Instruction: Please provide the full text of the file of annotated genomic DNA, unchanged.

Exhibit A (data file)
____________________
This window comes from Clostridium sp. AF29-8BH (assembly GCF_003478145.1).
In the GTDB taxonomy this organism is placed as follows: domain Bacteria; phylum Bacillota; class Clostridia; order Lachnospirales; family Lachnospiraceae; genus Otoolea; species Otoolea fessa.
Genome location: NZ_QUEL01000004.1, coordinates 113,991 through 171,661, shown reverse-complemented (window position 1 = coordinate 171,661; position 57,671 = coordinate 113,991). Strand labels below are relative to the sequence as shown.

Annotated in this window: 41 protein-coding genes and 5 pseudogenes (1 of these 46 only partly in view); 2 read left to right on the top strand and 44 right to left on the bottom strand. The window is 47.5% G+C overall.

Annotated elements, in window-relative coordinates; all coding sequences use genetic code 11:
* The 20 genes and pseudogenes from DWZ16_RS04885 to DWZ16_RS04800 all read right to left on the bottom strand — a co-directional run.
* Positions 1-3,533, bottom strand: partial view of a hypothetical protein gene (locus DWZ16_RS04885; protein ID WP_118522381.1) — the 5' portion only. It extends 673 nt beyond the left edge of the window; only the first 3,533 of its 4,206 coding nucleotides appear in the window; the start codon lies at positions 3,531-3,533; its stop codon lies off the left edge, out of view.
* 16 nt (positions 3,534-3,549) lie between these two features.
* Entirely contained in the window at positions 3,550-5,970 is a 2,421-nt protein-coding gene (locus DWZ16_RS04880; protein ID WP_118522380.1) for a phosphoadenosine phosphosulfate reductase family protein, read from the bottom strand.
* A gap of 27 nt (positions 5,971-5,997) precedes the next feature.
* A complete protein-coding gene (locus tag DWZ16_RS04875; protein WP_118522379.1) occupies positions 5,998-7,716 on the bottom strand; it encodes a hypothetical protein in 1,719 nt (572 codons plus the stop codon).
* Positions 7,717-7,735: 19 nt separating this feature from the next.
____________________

This window comes from Clostridium sp. AF29-8BH (assembly GCF_003478145.1).
In the GTDB taxonomy this organism is placed as follows: domain Bacteria; phylum Bacillota; class Clostridia; order Lachnospirales; family Lachnospiraceae; genus Otoolea; species Otoolea fessa.
Genome location: NZ_QUEL01000004.1, coordinates 113,991 through 171,661, shown reverse-complemented (window position 1 = coordinate 171,661; position 57,671 = coordinate 113,991). Strand labels below are relative to the sequence as shown.

Annotated in this window: 41 protein-coding genes and 5 pseudogenes (1 of these 46 only partly in view); 2 read left to right on the top strand and 44 right to left on the bottom strand. The window is 47.5% G+C overall.

Annotated elements, in window-relative coordinates; all coding sequences use genetic code 11:
* The 20 genes and pseudogenes from DWZ16_RS04885 to DWZ16_RS04800 all read right to left on the bottom strand — a co-directional run.
* Positions 1-3,533, bottom strand: partial view of a hypothetical protein gene (locus DWZ16_RS04885; protein ID WP_118522381.1) — the 5' portion only. It extends 673 nt beyond the left edge of the window; only the first 3,533 of its 4,206 coding nucleotides appear in the window; the start codon lies at positions 3,531-3,533; its stop codon lies off the left edge, out of view.
* 16 nt (positions 3,534-3,549) lie between these two features.
* Entirely contained in the window at positions 3,550-5,970 is a 2,421-nt protein-coding gene (locus DWZ16_RS04880; protein ID WP_118522380.1) for a phosphoadenosine phosphosulfate reductase family protein, read from the bottom strand.
* A gap of 27 nt (positions 5,971-5,997) precedes the next feature.
* A complete protein-coding gene (locus tag DWZ16_RS04875; protein WP_118522379.1) occupies positions 5,998-7,716 on the bottom strand; it encodes a hypothetical protein in 1,719 nt (572 codons plus the stop codon).
* Positions 7,717-7,735: 19 nt separating this feature from the next.